Jesse gave himself some time to write screenplays,—one of which he sold to Tri-Star Pictures—and from his office at Columbia Pictures began to plan his next steps. In 1980, when John Lennon was shot and killed, Jesse took a step back. Jack Douglas, Lennon’s producer, was a friend of Jesse’s since boyhood, and the murder gave Jesse pause. “I took a big step back,” he says. “I realized how fleeting life, celebrity, could be. I was devastated. John Lennon had been one of my heroes, and then he was gone, just like that.”
Jesse’s parents were living alone in Florida; he’d always been close to them. In 1985 Jesse moved there—temporarily, he thought—to help his father through heart surgery and recovery. “I decided after the surgery that I couldn’t leave him. He was my best friend. He needed me.” Jesse’s mother died in 1995, his father in 2001. But Jesse stayed in Florida, living near Orlando and continuing his entrepreneurial ventures. Between 1986 and 2000 he published Medical Digest, distributed to pharmacies in Florida; created and produced The Singles TV Connection, a TV show hosted by Jennilee Harrison from Three’s Company and Dallas; and published Restaurant Tour Magazine, a guide to South Florida restaurants distributed through hotels and other tourist venues.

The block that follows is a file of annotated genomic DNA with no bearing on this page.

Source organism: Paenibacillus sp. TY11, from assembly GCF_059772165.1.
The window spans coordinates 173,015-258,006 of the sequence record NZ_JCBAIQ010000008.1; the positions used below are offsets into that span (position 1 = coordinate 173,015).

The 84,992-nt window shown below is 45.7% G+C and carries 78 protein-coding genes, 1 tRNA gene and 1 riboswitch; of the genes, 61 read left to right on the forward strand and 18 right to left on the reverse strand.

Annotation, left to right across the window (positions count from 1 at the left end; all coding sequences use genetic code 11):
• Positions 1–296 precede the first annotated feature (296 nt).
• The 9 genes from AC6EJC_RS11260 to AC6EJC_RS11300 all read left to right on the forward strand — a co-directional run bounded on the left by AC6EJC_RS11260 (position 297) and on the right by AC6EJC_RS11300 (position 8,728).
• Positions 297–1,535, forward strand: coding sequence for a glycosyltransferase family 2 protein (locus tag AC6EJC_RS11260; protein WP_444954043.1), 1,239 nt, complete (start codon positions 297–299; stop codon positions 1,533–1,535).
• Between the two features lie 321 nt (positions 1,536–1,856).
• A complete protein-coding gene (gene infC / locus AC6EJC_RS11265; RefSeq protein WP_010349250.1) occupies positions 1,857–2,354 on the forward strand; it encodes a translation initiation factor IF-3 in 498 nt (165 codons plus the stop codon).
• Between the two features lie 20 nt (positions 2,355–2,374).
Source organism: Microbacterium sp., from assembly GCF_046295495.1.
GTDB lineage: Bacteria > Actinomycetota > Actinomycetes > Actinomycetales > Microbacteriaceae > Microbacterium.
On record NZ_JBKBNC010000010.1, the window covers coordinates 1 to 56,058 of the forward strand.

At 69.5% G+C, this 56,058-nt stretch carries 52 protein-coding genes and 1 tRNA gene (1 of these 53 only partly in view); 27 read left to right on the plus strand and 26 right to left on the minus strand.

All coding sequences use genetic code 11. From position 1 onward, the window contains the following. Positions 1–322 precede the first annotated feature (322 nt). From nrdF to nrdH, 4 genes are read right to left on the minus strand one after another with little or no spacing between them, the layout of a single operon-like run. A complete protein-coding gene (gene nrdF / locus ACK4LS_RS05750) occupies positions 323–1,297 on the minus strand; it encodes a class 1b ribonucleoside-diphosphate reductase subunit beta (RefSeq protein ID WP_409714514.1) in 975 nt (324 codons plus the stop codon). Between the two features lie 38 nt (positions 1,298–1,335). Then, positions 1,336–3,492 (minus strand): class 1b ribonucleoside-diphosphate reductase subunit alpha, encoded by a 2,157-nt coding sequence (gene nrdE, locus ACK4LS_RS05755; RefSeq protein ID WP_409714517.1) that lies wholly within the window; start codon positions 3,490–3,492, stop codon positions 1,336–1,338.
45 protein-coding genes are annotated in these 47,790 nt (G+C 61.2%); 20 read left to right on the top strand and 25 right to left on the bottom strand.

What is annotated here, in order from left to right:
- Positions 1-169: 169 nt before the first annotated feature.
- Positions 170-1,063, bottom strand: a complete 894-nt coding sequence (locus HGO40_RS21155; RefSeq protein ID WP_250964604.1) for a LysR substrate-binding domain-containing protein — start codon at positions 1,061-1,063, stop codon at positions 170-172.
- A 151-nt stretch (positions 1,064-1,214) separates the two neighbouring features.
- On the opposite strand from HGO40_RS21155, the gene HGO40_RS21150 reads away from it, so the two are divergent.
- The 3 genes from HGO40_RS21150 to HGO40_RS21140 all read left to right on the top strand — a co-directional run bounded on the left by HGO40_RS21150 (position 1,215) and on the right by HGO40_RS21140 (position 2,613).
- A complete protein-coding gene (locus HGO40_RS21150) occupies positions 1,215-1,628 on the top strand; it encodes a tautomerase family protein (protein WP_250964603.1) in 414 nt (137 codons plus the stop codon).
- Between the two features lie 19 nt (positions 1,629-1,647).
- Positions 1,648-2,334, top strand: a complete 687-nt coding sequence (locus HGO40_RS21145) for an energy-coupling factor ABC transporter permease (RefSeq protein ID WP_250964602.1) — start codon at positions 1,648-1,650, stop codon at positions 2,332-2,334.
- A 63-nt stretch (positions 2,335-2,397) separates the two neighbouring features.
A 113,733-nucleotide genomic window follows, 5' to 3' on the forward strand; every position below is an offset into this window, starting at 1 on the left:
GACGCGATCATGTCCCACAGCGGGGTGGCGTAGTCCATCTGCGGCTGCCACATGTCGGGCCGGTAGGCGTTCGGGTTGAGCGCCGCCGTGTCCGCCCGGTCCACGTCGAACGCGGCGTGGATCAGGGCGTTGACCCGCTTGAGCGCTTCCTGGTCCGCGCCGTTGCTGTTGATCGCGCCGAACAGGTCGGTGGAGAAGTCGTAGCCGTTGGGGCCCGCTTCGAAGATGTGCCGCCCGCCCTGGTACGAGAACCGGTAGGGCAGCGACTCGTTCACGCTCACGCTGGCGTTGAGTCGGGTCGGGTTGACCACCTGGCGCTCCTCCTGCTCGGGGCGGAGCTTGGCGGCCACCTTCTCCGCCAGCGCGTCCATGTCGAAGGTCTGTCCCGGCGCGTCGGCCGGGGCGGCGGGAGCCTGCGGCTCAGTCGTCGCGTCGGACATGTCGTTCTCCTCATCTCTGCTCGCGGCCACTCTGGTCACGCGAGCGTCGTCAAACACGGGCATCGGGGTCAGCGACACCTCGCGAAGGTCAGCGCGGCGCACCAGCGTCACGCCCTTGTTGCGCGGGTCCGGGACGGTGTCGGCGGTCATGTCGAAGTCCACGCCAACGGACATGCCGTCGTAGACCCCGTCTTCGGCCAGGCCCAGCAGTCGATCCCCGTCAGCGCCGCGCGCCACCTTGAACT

Throughout that time, he was never far from music, playing at home or jamming with friends, and in 2001 he wrote and produced Music of the Stars: The Astral Connection, twelve original music CDs, one for each sign of the Zodiac. In addition, to showcase young musical talent, Jesse formed ESP Entertainment. From 2001-2004 he produced twelve CD samplers—featuring over 200 recording artists and record labels—that he distributed through New Age Retailer and Latin Beat magazines.
Now, Jesse Cutler is looking to the future, poised for the next step in his multifaceted career with StarLust™: The Price of Fame, his new book, due out in 2008. “I wanted to share my experiences and help those who are on the edge of fame,” he says from his office in Orlando. “There are so many traps to avoid. But there’s also a great sense of accomplishment and reward once you do grab that brass ring and enter the spotlight.”